Buy a VPN service and you'll probably expect access to some carefully managed network of high-powered servers, smartly linked via highly secure protocols to block all unauthorized access to your traffic.
Hola isn't like that at all.
The Israeli company describes its offering as a "community powered (Peer-to-Peer) VPN". You'll get to choose a destination country from a list of 33 options, but your traffic is routed through other user's computers, rather than Hola's own network.
- Want to try Hola? Check out the website here
This gives all kinds of scope for performance issues, but there are some possible benefits. For example, as your traffic will always be taking different routes, depending on the available systems, it should make it more difficult for the service to be detected and blocked.
Hola's browser extensions are entirely free for non-commercial use, too, with no bandwidth or data caps, which isn't something you'll get elsewhere.
One obvious concern about the free edition is that although you get to use the bandwidth of other Hola nodes, they can also use yours. But Hola points out that its demands are low, with the average daily traffic being "less than a 20 second YouTube clip".
Additionally, Hola only uses a system as a peer if it's completely idle and not running on battery power, ensuring it shouldn't make any noticeable difference to the operation of your device.
There’s still scope for problems with Hola Free. If your system becomes the exit node for another Hola user who's hacking, sending spam or downloading something illegal, for instance, your IP address may be recorded as the offender.
Uncomfortable with that? Then you might want to upgrade to Hola VPN Plus (the product formerly known as Hola Premium.) The service supports Windows, Mac, iOS and Android devices, and can be set up to run on routers, gaming consoles, smart TVs and more. VPN Plus allows you to connect up to ten of these devices simultaneously, and as you're a paying customer, no-one else will be able to use your bandwidth.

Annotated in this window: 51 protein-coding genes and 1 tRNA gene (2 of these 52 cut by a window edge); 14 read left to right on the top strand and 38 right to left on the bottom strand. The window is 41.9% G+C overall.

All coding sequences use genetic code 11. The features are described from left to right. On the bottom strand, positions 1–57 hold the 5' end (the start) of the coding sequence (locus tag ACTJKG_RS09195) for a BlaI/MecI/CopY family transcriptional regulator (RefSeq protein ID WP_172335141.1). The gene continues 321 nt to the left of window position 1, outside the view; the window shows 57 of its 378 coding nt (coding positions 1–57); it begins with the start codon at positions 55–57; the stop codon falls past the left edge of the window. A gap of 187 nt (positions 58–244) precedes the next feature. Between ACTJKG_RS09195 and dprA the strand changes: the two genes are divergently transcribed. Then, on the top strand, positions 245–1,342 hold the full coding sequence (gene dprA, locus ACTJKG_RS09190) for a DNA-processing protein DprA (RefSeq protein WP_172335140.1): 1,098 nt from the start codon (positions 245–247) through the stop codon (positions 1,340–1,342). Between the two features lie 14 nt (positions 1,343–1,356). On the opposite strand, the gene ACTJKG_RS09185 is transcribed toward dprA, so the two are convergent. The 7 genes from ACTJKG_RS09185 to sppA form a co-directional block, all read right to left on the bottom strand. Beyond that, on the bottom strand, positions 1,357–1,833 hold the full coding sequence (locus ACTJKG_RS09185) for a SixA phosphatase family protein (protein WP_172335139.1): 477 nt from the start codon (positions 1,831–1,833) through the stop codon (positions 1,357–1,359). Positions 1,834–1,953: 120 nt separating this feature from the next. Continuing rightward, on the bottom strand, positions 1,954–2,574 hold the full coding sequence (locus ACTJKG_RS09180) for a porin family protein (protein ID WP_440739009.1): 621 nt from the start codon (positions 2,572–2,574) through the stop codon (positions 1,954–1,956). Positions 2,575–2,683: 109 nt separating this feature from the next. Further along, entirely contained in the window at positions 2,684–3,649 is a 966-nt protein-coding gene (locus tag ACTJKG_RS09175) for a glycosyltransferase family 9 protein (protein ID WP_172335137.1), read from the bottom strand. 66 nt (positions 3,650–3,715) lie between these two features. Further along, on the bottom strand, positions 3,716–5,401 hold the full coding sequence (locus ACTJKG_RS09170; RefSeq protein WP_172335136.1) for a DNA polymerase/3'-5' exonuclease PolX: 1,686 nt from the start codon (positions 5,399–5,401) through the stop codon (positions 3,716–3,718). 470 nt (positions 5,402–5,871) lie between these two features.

Plans and pricing
Hola VPN Plus is available in four subscription lengths: monthly, yearly, two years and three years.
The monthly plan is more expensive than most at a chunky $11.95 (£9.19).
Pay for a year up-front, though, and this drops to $6.99 (£5.38). The two-year plan costs $3.99 (£3.07), and if you're confident enough to take the three-year option, this falls even further to $2.99 (£2.30).
Although this is cheaper than most of the competition, there are one or two providers around who offer even better deals. Private Internet Access asks just $2.91 (£2.24) for its two-year plan, for instance, and that gets you a full-strength VPN with a real network behind it, rather than Hola's more basic user-powered system.
Privacy and logging
The Hola website sells the service largely on giving you "the freedom to browse the web without censorship", the ability to access websites you wouldn't be able to view normally. This automatically gives you a little extra privacy, by replacing your IP address, but you don't get very much more.
While other VPNs boast about the industrial-strength encryption used to protect your connection, for instance, Hola keeps very quiet. Here's a vague sentence from its FAQ, for instance:
"Depending on the proxy rule you choose, Hola will also encrypt some or all of your traffic, making you even more secure from outside sniffing."
It might encrypt 'some' traffic? So, what type of encryption is used? There's maybe a clue as to Hola's privacy level in its Windows 10 manual setup page, where the website recommends you connect with PPTP, such an old and insecure protocol that most VPNs don't support it at all.
Logging is another common privacy concern. Most VPNs route your traffic through their own servers and network, providing at least the possibility that they can log what you're doing. Hola's model of routing data through its users might seem a better way to protect your privacy, but it's not quite that simple.
Here's an interesting section from Hola's security and privacy FAQ.
"Hola regularly monitors the consumer network for... misuse or security breaches... architecture modifications allow Hola to see the origin of each request, thus if a cyber criminal were to use the Hola network, [his] information may be passed on to the authorities... Some VPN networks don't see both ends of the connection, and are therefore much more attractive for these uses."
The company is pointing out that it can monitor activity on the network in a way that isn't always possible with regular VPNs.
Just about every other VPN in the world claims not to log your browsing history, for instance, but not Hola. The policy explains that it may log your "browser type, web pages you visit, time spent on those pages, access times and dates." So that'll be just about everything, then.